Tango & Cash (1989)

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Released 11-Jun-1999

Cover Art

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Details At A Glance

General Extras
Category Action None
Rating Rated M
Year Of Production 1989
Running Time 99:37
RSDL / Flipper No/No Cast & Crew
Start Up Programme
Region Coding 2,4 Directed By Andrew Konchalovsky
Studio
Distributor

Warner Home Video
Starring Sylvester Stallone
Kurt Russell
Jack Palance
Case Amaray-Transparent
RPI $24.95 Music Harold Faltermeyer


Video Audio
Pan & Scan/Full Frame None English Dolby Digital 5.1 (384Kb/s)
French Dolby Digital 5.1 (384Kb/s)
Italian Dolby Digital 5.1 (384Kb/s)
Widescreen Aspect Ratio 2.35:1
16x9 Enhancement
16x9 Enhanced
Video Format 576i (PAL)
Original Aspect Ratio 2.35:1 Miscellaneous
Jacket Pictures No
Subtitles English
French
Italian
Dutch
Arabic
Spanish
Portuguese
English for the Hearing Impaired
Italian for the Hearing Impaired
Smoking Yes
Annoying Product Placement No
Action In or After Credits No

NOTE: The Profanity Filter is ON. Turn it off here.

Plot Synopsis

    Back when I saw Tango & Cash on VHS years ago with a bunch of friends, it seemed to serve its purpose well as the requisite action title that afternoon. Paced like a bullet and peppered with smart-alec humour, we came away with our expectations and appetites fully satiated. My opinion of the movie, however, concurred with views held by most critics: that it was yet another LA buddy-cop picture inspired by Lethal Weapon, with name actors and a respectable budget. A calculated audience pleaser, but no more.

    Having just watched the DVD of Tango & Cash, remastered back to its widescreen aspect ratio and remixed into Dolby Digital 5.1, my judgement has undergone a similar upgrade. For starters, the production values are more apparent. From the lush cinematography by Donald Thorin to the effective set designs and locations, every aspect is allowed to play its part. Secondly, the movie is hilarious. Penned by Randy (Metro) Feldman, the constant quips and witticisms uttered by Ray Tango (Sylvester Stallone) and Gabe Cash (Kurt Russell) really keep things charging along. The action scenes are also fine by Hollywood standards; the ideas stolen from Enter the Dragon and Jackie Chan's Police Story go some way towards redressing the Hollywood influences evident in many Hong Kong films.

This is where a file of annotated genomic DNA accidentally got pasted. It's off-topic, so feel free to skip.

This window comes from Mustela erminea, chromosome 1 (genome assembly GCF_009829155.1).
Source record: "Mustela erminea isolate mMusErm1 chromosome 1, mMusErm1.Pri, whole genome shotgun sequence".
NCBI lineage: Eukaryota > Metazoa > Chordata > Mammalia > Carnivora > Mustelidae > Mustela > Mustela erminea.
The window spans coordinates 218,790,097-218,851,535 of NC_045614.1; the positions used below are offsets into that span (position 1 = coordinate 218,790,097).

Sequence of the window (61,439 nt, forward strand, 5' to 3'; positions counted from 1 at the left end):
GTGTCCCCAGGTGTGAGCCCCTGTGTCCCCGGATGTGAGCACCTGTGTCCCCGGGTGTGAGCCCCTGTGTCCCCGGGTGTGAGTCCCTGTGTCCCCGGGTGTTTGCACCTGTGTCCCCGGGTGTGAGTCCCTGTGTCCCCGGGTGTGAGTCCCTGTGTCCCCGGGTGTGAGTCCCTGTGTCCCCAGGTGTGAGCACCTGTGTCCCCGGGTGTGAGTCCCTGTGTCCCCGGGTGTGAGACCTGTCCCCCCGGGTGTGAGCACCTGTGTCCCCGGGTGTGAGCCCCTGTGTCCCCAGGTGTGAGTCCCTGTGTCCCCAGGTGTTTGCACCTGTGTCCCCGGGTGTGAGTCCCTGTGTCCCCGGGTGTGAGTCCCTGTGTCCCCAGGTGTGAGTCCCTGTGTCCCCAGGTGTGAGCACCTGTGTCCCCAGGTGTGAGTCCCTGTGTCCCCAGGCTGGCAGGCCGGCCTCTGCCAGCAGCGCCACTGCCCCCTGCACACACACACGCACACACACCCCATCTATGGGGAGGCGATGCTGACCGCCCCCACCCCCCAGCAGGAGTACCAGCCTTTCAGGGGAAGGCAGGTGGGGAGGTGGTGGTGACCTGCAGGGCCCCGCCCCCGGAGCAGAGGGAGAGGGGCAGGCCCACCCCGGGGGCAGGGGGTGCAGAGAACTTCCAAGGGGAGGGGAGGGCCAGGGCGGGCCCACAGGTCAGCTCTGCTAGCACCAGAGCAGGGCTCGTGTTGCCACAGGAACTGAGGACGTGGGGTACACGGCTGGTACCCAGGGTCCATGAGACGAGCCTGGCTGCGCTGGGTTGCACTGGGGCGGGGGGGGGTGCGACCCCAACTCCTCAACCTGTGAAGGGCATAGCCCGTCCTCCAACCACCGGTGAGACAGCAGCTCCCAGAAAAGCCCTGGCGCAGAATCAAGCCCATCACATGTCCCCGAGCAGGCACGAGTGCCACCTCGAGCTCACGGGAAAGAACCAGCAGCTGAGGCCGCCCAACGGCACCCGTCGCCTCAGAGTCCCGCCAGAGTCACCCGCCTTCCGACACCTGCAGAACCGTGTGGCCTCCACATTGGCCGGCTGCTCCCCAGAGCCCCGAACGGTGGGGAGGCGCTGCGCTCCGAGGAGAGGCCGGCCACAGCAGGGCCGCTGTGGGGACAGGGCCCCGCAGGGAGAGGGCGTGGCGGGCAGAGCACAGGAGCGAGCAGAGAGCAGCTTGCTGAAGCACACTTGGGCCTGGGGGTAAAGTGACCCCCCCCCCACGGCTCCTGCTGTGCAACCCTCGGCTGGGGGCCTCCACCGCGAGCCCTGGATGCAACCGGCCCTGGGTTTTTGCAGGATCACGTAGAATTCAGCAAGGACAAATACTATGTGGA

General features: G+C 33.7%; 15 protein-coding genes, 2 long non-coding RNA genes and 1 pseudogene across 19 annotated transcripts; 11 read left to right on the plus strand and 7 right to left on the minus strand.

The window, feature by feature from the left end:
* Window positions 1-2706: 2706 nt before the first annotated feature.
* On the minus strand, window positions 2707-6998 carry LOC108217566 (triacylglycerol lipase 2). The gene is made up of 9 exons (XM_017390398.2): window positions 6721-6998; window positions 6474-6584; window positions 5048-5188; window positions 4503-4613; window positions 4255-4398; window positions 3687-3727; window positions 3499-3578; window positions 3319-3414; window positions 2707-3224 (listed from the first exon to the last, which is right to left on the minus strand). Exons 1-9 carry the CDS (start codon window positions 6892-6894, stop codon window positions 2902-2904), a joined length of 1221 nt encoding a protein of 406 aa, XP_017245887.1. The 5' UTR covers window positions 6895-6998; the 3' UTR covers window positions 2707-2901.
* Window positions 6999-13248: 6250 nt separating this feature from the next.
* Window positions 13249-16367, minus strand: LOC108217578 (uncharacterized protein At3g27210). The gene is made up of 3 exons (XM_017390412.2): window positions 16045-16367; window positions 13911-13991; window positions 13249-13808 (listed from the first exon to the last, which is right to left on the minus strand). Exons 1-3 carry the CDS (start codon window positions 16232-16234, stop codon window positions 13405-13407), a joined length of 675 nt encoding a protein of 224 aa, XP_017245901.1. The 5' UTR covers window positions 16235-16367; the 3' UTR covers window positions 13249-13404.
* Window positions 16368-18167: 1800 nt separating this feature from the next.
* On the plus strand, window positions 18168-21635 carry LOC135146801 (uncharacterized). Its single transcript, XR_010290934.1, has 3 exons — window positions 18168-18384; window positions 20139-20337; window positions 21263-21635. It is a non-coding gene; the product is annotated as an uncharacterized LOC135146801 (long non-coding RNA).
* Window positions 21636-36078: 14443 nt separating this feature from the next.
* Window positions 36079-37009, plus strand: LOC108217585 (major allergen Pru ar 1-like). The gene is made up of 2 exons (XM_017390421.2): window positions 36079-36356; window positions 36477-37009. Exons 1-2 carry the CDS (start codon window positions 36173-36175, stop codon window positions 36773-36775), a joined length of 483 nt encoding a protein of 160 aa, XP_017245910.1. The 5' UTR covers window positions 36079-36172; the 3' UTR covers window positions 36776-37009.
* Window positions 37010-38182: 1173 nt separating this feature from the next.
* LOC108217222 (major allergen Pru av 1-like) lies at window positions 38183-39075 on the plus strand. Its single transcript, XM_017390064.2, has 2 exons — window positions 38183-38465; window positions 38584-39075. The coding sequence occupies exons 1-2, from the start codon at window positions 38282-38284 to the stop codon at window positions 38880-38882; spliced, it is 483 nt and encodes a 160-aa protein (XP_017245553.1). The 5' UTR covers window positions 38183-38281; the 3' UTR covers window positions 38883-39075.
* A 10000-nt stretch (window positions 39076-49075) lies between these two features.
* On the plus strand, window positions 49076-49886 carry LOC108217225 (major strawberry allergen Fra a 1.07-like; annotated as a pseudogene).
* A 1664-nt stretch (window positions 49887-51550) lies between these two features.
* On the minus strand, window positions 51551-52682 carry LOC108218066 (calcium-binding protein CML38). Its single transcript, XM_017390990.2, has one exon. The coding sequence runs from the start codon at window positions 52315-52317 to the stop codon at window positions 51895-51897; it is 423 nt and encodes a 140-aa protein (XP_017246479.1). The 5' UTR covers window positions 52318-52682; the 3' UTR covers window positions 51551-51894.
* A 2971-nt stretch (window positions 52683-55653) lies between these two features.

Speaking of Hollywood, you can't go past the pairing of Sly Stallone and Kurt Russell. They work charmingly to create a believable partnership, even when exchanging insults or critiquing each other in the classic shower scene. Jack Palance as crime boss Yves Perret spends most of the movie gnashing his teeth, but he does it with such class that one can excuse the overkill. Future Lois Lane and Bond girl Teri Hatcher turns in a fabulous performance, and while Brion James' Cockney accent did nothing for his Academy Award chances, it matches the sense of fun that pervades the film.

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Transfer Quality

Video

    Like Warner Home Video's other back catalogue titles, Tango & Cash has received the red carpet treatment. Framed at 2.35:1, the 16x9 enhanced presentation is generally superb for a single layer disc.